„I do not say that this is true in every case, but I do say that if priests had not been fond of mutton, lambs never would have been sacrificed to God. Nothing was ever carried to the temple that the priest could not use, and it always so happened that God wanted what his agents liked.“

—  Роберт Грин Ингерсолл, Context: Back of all these superstitions you will find some self-interest. I do not say that this is true in every case, but I do say that if priests had not been fond of mutton, lambs never would have been sacrificed to God. Nothing was ever carried to the temple that the priest could not use, and it always so happened that God wanted what his agents liked. Now, I will not say that all priests have been priests “for revenue only,” but I must say that the history of the world tends to show that the sacerdotal class prefer revenue without religion to religion without revenue.
Реклама

Похожие цитаты

Patrick Rothfuss фото
Charles Stross фото
Реклама
Wendy Doniger фото
Alejandro Jodorowsky фото
Richard Rohr фото
 Tacitus фото
Tim Powers фото
Prem Rawat фото
Thomas Aquinas фото

„Whether God can make the past not to have been?
Objection 1: It seems that God can make the past not to have been. For what is impossible in itself is much more impossible than that which is only impossible accidentally. But God can do what is impossible in itself, as to give sight to the blind, or to raise the dead. Therefore, and much more can He do what is only impossible accidentally. Now for the past not to have been is impossible accidentally: thus for Socrates not to be running is accidentally impossible, from the fact that his running is a thing of the past. Therefore God can make the past not to have been.
Objection 2: Further, what God could do, He can do now, since His power is not lessened. But God could have effected, before Socrates ran, that he should not run. Therefore, when he has run, God could effect that he did not run.
Objection 3: Further, charity is a more excellent virtue than virginity. But God can supply charity that is lost; therefore also lost virginity. Therefore He can so effect that what was corrupt should not have been corrupt. On the contrary, Jerome says (Ep. 22 ad Eustoch.): "Although God can do all things, He cannot make a thing that is corrupt not to have been corrupted." Therefore, for the same reason, He cannot effect that anything else which is past should not have been.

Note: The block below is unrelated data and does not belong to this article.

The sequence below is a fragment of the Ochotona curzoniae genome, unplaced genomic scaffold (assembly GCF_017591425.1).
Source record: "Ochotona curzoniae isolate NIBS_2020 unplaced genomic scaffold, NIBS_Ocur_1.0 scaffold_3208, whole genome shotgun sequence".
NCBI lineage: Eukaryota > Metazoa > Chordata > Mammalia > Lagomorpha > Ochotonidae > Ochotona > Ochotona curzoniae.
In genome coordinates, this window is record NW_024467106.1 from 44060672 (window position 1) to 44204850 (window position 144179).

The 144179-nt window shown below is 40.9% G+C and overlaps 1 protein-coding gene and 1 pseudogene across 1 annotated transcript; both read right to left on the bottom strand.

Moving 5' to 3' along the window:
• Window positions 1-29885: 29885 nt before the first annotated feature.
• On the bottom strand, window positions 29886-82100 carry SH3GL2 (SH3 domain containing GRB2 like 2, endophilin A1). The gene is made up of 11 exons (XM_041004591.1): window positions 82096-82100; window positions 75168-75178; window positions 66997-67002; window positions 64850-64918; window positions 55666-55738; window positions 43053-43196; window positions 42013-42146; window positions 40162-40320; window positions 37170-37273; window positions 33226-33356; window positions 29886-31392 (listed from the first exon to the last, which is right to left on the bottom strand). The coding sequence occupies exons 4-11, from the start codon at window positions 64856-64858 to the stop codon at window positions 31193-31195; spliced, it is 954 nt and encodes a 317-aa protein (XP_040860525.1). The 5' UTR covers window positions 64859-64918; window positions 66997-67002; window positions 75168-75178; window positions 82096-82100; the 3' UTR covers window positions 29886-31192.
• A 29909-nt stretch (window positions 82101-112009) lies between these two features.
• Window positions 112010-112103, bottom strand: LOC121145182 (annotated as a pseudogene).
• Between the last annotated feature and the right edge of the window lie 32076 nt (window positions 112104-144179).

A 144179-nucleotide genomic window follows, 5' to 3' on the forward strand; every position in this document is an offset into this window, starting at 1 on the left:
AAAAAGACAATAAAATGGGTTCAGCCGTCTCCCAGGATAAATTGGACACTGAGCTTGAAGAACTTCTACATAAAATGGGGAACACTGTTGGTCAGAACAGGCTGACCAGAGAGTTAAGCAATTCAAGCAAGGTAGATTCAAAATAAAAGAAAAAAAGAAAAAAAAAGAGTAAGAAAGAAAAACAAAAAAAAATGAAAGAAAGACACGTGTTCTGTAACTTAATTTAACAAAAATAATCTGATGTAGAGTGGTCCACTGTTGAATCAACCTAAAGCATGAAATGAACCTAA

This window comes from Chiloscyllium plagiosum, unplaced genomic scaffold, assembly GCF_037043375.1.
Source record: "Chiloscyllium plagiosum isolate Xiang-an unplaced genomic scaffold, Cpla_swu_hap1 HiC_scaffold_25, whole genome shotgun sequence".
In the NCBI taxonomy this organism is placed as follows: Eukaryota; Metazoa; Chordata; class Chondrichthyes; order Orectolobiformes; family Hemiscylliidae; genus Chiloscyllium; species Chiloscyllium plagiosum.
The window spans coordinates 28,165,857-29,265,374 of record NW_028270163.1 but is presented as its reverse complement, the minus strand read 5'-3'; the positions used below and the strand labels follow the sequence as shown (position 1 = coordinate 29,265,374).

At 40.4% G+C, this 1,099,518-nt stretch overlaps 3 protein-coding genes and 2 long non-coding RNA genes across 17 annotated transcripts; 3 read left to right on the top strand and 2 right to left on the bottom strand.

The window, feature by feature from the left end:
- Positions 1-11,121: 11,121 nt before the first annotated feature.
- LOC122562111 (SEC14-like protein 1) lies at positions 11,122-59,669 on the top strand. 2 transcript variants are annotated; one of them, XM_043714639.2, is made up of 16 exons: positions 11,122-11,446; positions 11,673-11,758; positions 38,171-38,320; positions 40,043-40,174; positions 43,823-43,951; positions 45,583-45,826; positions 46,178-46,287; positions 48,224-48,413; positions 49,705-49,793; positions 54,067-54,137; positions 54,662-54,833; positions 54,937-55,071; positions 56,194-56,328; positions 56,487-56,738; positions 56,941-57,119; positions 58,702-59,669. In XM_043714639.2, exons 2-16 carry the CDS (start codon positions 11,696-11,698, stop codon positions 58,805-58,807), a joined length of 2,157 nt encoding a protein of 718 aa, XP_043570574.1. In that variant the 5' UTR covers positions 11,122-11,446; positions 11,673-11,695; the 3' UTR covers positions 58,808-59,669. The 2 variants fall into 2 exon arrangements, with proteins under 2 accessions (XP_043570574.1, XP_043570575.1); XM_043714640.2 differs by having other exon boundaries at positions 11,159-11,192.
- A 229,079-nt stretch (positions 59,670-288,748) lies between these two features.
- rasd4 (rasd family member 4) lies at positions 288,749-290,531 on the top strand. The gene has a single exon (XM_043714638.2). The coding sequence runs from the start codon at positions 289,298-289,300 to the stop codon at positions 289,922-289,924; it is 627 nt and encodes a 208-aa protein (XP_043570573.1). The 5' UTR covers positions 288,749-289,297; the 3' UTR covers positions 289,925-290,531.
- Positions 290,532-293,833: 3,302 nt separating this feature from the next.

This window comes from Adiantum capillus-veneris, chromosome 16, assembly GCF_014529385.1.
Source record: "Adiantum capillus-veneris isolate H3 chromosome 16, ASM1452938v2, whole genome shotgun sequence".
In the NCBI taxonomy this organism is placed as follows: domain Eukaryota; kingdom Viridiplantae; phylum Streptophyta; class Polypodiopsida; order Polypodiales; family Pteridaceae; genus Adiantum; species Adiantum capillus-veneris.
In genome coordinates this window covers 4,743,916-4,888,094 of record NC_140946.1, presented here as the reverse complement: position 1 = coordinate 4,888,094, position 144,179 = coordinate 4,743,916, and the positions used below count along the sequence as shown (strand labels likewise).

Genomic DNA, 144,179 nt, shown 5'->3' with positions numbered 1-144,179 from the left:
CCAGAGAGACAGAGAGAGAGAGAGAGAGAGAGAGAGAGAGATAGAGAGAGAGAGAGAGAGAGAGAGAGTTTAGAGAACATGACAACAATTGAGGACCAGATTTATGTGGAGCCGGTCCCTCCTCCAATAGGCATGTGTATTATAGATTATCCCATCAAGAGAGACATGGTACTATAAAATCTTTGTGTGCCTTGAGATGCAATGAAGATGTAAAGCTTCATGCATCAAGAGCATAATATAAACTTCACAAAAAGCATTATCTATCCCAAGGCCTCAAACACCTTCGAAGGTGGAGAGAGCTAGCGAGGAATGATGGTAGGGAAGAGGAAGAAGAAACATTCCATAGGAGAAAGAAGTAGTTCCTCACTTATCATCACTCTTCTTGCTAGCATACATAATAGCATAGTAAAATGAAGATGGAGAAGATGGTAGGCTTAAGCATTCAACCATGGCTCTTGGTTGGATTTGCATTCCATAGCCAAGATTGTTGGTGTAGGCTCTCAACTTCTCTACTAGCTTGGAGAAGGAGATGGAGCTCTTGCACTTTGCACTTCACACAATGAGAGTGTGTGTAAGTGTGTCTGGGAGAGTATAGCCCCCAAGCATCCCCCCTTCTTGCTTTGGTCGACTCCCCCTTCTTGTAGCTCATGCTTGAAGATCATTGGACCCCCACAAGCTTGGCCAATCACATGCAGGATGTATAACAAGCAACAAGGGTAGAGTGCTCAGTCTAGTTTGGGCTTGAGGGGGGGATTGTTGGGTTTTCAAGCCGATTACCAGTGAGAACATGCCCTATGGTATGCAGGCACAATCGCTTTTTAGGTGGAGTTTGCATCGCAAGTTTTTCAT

I answer that, As was said above (Q[7], A[2]), there does not fall under the scope of God's omnipotence anything that implies a contradiction. Now that the past should not have been implies a contradiction. For as it implies a contradiction to say that Socrates is sitting, and is not sitting, so does it to say that he sat, and did not sit. But to say that he did sit is to say that it happened in the past. To say that he did not sit, is to say that it did not happen. Whence, that the past should not have been, does not come under the scope of divine power. This is what Augustine means when he says (Contra Faust. xxix, 5): "Whosoever says, If God is almighty, let Him make what is done as if it were not done, does not see that this is to say: If God is almighty let Him effect that what is true, by the very fact that it is true, be false": and the Philosopher says (Ethic. vi, 2): "Of this one thing alone is God deprived---namely, to make undone the things that have been done."
Reply to Objection 1: Although it is impossible accidentally for the past not to have been, if one considers the past thing itself, as, for instance, the running of Socrates; nevertheless, if the past thing is considered as past, that it should not have been is impossible, not only in itself, but absolutely since it implies a contradiction. Thus, it is more impossible than the raising of the dead; in which there is nothing contradictory, because this is reckoned impossible in reference to some power, that is to say, some natural power; for such impossible things do come beneath the scope of divine power.
Reply to Objection 2: As God, in accordance with the perfection of the divine power, can do all things, and yet some things are not subject to His power, because they fall short of being possible; so, also, if we regard the immutability of the divine power, whatever God could do, He can do now. Some things, however, at one time were in the nature of possibility, whilst they were yet to be done, which now fall short of the nature of possibility, when they have been done. So is God said not to be able to do them, because they themselves cannot be done.
Reply to Objection 3: God can remove all corruption of the mind and body from a woman who has fallen; but the fact that she had been corrupt cannot be removed from her; as also is it impossible that the fact of having sinned or having lost charity thereby can be removed from the sinner.“

—  Thomas Aquinas Italian Dominican scholastic philosopher of the Roman Catholic Church 1225 - 1274
Summa Theologica Question 25 Article 6 http://www.ccel.org/ccel/aquinas/summa.FP_Q25_A4.html

Thornton Wilder фото
Clive Staples Lewis фото
Poul Anderson фото
Edith Cavell фото

„They have all been very kind to me here. But this I would say, standing as I do in view of God and eternity, I realize that patriotism is not enough. I must have no hatred or bitterness for anyone.“

—  Edith Cavell British nurse 1865 - 1915
Though said the night before her execution this statement has often been presented as having been her last. Variants of these words have sometimes been misattributed to Florence Nightingale. "Patriotism is not enough. I must have no hatred or bitterness for anyone." is inscribed beneath her statue at St. Martin's Place in London.

„Lorem ipsum dolor sit amet, consectetuer adipiscing elit. Etiam egestas wisi a erat. Morbi imperdiet, mauris ac auctor dictum.“